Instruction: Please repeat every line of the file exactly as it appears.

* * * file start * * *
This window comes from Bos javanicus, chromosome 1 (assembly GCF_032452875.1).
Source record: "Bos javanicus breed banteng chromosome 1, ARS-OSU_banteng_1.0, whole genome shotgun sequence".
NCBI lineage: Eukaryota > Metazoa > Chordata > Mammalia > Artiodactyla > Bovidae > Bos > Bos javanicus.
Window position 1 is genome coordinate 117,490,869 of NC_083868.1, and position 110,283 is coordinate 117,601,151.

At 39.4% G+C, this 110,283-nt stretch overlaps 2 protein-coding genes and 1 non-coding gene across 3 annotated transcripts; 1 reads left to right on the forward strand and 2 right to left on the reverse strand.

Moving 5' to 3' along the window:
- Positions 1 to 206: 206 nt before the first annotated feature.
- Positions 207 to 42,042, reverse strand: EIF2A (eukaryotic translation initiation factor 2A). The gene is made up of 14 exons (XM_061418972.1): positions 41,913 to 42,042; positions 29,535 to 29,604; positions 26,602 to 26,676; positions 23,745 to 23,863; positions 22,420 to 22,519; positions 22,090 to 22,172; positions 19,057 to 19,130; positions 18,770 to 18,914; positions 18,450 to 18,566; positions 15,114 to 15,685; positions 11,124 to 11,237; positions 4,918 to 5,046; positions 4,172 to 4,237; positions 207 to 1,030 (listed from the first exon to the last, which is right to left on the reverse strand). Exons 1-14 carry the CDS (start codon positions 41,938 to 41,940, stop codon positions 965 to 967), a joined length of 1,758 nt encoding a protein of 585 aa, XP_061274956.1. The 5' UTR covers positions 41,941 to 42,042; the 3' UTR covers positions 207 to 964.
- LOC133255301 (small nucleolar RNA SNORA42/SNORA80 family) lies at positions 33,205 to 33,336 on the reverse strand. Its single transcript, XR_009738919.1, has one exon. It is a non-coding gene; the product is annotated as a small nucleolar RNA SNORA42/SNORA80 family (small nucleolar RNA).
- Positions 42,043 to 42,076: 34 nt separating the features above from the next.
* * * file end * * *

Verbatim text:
This window comes from Bos javanicus, chromosome 1 (assembly GCF_032452875.1).
Source record: "Bos javanicus breed banteng chromosome 1, ARS-OSU_banteng_1.0, whole genome shotgun sequence".
NCBI lineage: Eukaryota > Metazoa > Chordata > Mammalia > Artiodactyla > Bovidae > Bos > Bos javanicus.
Window position 1 is genome coordinate 117,490,869 of NC_083868.1, and position 110,283 is coordinate 117,601,151.

At 39.4% G+C, this 110,283-nt stretch overlaps 2 protein-coding genes and 1 non-coding gene across 3 annotated transcripts; 1 reads left to right on the forward strand and 2 right to left on the reverse strand.

Moving 5' to 3' along the window:
- Positions 1 to 206: 206 nt before the first annotated feature.
- Positions 207 to 42,042, reverse strand: EIF2A (eukaryotic translation initiation factor 2A). The gene is made up of 14 exons (XM_061418972.1): positions 41,913 to 42,042; positions 29,535 to 29,604; positions 26,602 to 26,676; positions 23,745 to 23,863; positions 22,420 to 22,519; positions 22,090 to 22,172; positions 19,057 to 19,130; positions 18,770 to 18,914; positions 18,450 to 18,566; positions 15,114 to 15,685; positions 11,124 to 11,237; positions 4,918 to 5,046; positions 4,172 to 4,237; positions 207 to 1,030 (listed from the first exon to the last, which is right to left on the reverse strand). Exons 1-14 carry the CDS (start codon positions 41,938 to 41,940, stop codon positions 965 to 967), a joined length of 1,758 nt encoding a protein of 585 aa, XP_061274956.1. The 5' UTR covers positions 41,941 to 42,042; the 3' UTR covers positions 207 to 964.
- LOC133255301 (small nucleolar RNA SNORA42/SNORA80 family) lies at positions 33,205 to 33,336 on the reverse strand. Its single transcript, XR_009738919.1, has one exon. It is a non-coding gene; the product is annotated as a small nucleolar RNA SNORA42/SNORA80 family (small nucleolar RNA).
- Positions 42,043 to 42,076: 34 nt separating the features above from the next.